“When training starts, the first few weeks are always tough as the players are coming into a new environment. But everybody worked very hard, we had some worthwhile games and everyone got settled in. There were lessons learned along the way, such as the defeat to St Kevin’s in Dublin, which was good for showing the players the level that they had to aspire to.

“Because of that we’re coming into the tournament now with a belief that we could cause an upset.”

Tournament football comes and goes very quickly and with Gary’s past experience of the SuperCup, he knows that’s switching on from the start is key. “It could be said that Monday could make or break your week. Getting a result on the first day could maybe give you an indication of how the week is going to pan out. But win or lose, it’s important that the players realise that we’ll be here until Friday. When each new day starts, that’s the only game that matters – the players need to understand that it’s important to apply themselves each day.

“A lot of the players won’t be used to playing in an environment where we have a referee and two linesmen. There’s higher level of discipline required from the players, which can be challenging to adapt to at times. Luck will be big factor in every game; whether you get the rub of the green or not or when penalties are given or not. That kind of thing is important and dropped points make a lot of difference in a tournament.”

AS his players get ready to take the field Gary sends them out with this message: “We know the level of player that we’ll be playing against are going to be super confident on the ball, they’ll move it about quickly and will be very well structured and disciplined. There’ll be cultural differences too in terms of style and tactics and how those teams manage the game.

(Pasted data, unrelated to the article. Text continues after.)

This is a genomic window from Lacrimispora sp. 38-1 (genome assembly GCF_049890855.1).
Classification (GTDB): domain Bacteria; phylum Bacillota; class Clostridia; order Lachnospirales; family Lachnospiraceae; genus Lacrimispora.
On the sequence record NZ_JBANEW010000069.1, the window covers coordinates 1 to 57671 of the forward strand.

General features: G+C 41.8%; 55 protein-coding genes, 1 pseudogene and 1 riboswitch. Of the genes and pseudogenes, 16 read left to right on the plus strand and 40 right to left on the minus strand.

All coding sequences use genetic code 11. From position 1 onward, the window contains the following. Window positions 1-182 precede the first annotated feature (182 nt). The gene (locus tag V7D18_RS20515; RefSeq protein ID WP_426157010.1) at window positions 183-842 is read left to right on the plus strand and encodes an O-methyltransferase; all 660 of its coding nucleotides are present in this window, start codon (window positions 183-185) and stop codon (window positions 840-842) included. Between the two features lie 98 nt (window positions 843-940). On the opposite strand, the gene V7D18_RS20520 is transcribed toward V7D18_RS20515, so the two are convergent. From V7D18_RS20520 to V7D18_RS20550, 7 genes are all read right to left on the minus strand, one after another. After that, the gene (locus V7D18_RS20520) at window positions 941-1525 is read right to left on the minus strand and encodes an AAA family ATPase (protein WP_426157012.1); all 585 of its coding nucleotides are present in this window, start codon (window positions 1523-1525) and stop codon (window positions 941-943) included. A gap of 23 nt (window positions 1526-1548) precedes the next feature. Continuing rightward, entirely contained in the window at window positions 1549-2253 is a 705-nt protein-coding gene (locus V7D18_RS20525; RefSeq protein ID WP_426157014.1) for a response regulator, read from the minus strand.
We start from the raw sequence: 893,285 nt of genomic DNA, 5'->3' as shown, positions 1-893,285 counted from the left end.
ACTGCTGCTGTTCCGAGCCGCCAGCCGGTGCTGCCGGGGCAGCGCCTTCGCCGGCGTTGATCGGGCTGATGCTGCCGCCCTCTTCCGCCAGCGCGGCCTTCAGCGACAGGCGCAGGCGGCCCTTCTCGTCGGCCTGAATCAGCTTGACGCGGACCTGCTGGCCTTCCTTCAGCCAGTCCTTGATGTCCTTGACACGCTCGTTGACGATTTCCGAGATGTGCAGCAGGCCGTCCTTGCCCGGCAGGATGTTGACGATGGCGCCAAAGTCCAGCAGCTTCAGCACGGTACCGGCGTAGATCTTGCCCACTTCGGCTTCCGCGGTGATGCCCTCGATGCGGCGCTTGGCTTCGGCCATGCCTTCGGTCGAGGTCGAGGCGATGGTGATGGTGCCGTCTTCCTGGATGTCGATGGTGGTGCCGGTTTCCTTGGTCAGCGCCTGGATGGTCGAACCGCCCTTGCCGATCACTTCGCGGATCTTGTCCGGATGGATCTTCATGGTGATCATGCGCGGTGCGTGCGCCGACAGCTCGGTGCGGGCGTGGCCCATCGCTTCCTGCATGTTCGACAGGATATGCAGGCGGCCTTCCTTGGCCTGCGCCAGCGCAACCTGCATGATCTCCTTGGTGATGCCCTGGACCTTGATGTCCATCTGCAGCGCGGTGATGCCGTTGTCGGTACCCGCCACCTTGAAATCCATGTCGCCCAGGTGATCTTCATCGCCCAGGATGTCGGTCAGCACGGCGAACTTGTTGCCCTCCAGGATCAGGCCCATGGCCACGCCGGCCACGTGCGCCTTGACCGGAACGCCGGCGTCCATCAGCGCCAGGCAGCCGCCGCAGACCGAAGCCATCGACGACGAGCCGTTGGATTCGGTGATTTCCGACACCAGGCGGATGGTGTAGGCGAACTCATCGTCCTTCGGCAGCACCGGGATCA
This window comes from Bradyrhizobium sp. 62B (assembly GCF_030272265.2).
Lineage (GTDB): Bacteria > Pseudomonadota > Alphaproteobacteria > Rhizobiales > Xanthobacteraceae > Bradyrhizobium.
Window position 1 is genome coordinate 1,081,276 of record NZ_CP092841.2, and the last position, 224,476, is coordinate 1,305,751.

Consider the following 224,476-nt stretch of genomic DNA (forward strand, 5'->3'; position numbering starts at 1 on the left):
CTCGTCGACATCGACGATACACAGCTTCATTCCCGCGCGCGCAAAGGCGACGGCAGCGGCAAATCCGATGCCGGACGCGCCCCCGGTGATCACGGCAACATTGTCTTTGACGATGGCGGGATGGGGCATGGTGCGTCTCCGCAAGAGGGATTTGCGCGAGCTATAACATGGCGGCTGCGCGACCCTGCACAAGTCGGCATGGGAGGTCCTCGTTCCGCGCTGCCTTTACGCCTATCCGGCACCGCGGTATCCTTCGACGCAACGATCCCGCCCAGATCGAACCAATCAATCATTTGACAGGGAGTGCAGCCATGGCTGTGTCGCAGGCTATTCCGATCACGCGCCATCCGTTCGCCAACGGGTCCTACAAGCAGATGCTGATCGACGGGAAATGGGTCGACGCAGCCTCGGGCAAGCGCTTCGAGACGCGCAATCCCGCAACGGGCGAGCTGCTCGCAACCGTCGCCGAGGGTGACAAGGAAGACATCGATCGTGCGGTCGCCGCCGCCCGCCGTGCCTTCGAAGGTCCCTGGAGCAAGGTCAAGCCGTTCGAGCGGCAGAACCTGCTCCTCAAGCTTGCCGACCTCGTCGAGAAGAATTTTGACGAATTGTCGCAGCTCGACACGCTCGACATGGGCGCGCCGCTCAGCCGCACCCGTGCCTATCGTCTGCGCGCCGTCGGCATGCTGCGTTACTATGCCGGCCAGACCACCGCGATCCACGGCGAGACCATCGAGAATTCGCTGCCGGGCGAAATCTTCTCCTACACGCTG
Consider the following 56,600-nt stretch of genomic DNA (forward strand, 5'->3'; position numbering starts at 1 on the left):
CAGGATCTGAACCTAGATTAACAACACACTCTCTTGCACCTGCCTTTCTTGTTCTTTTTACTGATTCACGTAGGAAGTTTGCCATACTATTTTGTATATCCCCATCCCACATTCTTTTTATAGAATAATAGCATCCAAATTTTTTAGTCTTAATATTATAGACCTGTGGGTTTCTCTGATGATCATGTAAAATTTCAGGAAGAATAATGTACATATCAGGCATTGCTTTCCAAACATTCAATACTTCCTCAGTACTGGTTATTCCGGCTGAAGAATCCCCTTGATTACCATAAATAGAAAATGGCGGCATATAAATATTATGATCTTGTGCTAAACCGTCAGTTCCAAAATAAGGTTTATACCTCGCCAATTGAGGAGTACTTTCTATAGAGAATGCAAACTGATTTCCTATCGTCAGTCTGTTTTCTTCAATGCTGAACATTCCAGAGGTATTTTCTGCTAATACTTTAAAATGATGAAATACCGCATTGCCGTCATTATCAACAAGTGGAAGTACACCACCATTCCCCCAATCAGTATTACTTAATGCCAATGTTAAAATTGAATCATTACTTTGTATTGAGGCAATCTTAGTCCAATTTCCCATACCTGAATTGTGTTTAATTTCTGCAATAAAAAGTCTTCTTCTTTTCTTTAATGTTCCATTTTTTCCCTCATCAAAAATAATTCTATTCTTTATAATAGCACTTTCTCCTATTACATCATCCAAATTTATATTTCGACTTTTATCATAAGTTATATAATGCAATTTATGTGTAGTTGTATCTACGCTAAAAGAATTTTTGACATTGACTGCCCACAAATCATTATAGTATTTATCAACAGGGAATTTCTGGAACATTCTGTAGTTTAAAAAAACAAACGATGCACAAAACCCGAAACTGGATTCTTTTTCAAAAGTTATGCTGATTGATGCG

“But we want to go out and show that we’re not just in this competition because we’re the country hosting it. We have our own identity and our own style of play too and that’s something I’ve been trying to get across to the players that we want them to play the way we want and to not to be afraid to mix it up and try to bridge the physical gap.”

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Back in the place he loves

John Bailie

John Bailie can’t say enough about this time of year, when he gets back to the north coast and the SuperCupNI gets underway.

John is back again, managing the Premier team and he says it’s a real privilege to be coaching the best kids from his local area. “There’s a whole buzz about this whole tournament. I get to work with elite kids, some of the best kids in Norther Ireland at their age group. We’ve have an eight week period with them and they’re all so keen, they all want to be there. They’re all still full of that youthful enthusiasm.

“When we get to Coleraine, there are so many memories to be made and experiences to have. We’re trying to provide a platform for these kids to go on to bigger things and the boys will always remember their experience here.”

It’s been a relatively short time since the first county trials were held back in April through to the tournament kicking off on Monday. John says the time he’s spent with his squad has been productive. “The preparations have gone well for us. Last year we had about ten kids with us who were a year young, so that gave me a good insight into this year’s crop.

“We always had the hope that they were going to develop and progress from last year’s tournament to this one. Thankfully eight or nine of them have and I’ve brought them back again this time around.

“Because of that we always knew that we’d be bringing a squad that had a bit of experience about them, knew the regime and hopefully we can get some dividends from that.”

Selecting 18 players and turning them into a team comes with its challenges of course and it’s a well-trodden path that John has experienced plenty of times before. “You’ll always learn things about the players as the training progresses,” he says, “I have to pick a squad of 18 and it’s inevitable that there’ll be a couple who don’t respond right and I might start having second thoughts about. As coaches we get some right and some wrong.

“When you watch a player at a trial, sometimes you’re not seeing the whole player, the inner player, and it’s only over the six weeks of training that you get to see who reacts the right way or whose head can drop easily.”